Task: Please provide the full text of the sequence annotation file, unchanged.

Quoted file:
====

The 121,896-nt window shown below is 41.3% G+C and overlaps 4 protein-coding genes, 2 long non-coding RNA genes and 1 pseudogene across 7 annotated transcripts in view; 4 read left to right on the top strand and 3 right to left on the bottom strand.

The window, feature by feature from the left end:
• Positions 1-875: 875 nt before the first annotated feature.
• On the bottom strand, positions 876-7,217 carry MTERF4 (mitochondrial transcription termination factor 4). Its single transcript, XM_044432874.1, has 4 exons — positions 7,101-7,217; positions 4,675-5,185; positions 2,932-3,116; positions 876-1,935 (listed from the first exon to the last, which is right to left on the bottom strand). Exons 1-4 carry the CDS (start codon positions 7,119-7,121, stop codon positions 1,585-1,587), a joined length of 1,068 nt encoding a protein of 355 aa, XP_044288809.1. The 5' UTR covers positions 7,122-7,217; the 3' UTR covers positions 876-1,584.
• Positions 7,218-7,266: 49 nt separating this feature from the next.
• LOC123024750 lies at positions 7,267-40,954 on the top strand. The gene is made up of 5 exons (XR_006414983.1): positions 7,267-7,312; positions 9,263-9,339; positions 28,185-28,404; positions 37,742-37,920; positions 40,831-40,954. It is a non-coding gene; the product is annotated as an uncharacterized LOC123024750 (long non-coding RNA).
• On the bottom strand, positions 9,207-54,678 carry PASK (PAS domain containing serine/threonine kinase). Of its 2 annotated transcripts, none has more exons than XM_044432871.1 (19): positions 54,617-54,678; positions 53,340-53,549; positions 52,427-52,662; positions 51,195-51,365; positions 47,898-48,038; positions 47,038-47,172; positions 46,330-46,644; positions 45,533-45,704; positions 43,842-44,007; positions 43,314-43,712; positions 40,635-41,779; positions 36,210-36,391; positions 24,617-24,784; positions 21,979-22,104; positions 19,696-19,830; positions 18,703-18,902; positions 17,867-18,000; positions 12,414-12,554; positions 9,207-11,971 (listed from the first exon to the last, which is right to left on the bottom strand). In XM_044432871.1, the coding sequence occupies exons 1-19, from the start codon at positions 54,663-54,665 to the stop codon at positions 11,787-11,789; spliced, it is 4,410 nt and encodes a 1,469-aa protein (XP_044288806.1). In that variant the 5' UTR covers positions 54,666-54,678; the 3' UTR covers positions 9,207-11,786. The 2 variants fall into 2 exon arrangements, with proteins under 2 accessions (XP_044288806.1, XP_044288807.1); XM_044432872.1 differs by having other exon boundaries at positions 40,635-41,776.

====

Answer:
The 121,896-nt window shown below is 41.3% G+C and overlaps 4 protein-coding genes, 2 long non-coding RNA genes and 1 pseudogene across 7 annotated transcripts in view; 4 read left to right on the top strand and 3 right to left on the bottom strand.

The window, feature by feature from the left end:
• Positions 1-875: 875 nt before the first annotated feature.
• On the bottom strand, positions 876-7,217 carry MTERF4 (mitochondrial transcription termination factor 4). Its single transcript, XM_044432874.1, has 4 exons — positions 7,101-7,217; positions 4,675-5,185; positions 2,932-3,116; positions 876-1,935 (listed from the first exon to the last, which is right to left on the bottom strand). Exons 1-4 carry the CDS (start codon positions 7,119-7,121, stop codon positions 1,585-1,587), a joined length of 1,068 nt encoding a protein of 355 aa, XP_044288809.1. The 5' UTR covers positions 7,122-7,217; the 3' UTR covers positions 876-1,584.
• Positions 7,218-7,266: 49 nt separating this feature from the next.
• LOC123024750 lies at positions 7,267-40,954 on the top strand. The gene is made up of 5 exons (XR_006414983.1): positions 7,267-7,312; positions 9,263-9,339; positions 28,185-28,404; positions 37,742-37,920; positions 40,831-40,954. It is a non-coding gene; the product is annotated as an uncharacterized LOC123024750 (long non-coding RNA).
• On the bottom strand, positions 9,207-54,678 carry PASK (PAS domain containing serine/threonine kinase). Of its 2 annotated transcripts, none has more exons than XM_044432871.1 (19): positions 54,617-54,678; positions 53,340-53,549; positions 52,427-52,662; positions 51,195-51,365; positions 47,898-48,038; positions 47,038-47,172; positions 46,330-46,644; positions 45,533-45,704; positions 43,842-44,007; positions 43,314-43,712; positions 40,635-41,779; positions 36,210-36,391; positions 24,617-24,784; positions 21,979-22,104; positions 19,696-19,830; positions 18,703-18,902; positions 17,867-18,000; positions 12,414-12,554; positions 9,207-11,971 (listed from the first exon to the last, which is right to left on the bottom strand). In XM_044432871.1, the coding sequence occupies exons 1-19, from the start codon at positions 54,663-54,665 to the stop codon at positions 11,787-11,789; spliced, it is 4,410 nt and encodes a 1,469-aa protein (XP_044288806.1). In that variant the 5' UTR covers positions 54,666-54,678; the 3' UTR covers positions 9,207-11,786. The 2 variants fall into 2 exon arrangements, with proteins under 2 accessions (XP_044288806.1, XP_044288807.1); XM_044432872.1 differs by having other exon boundaries at positions 40,635-41,776.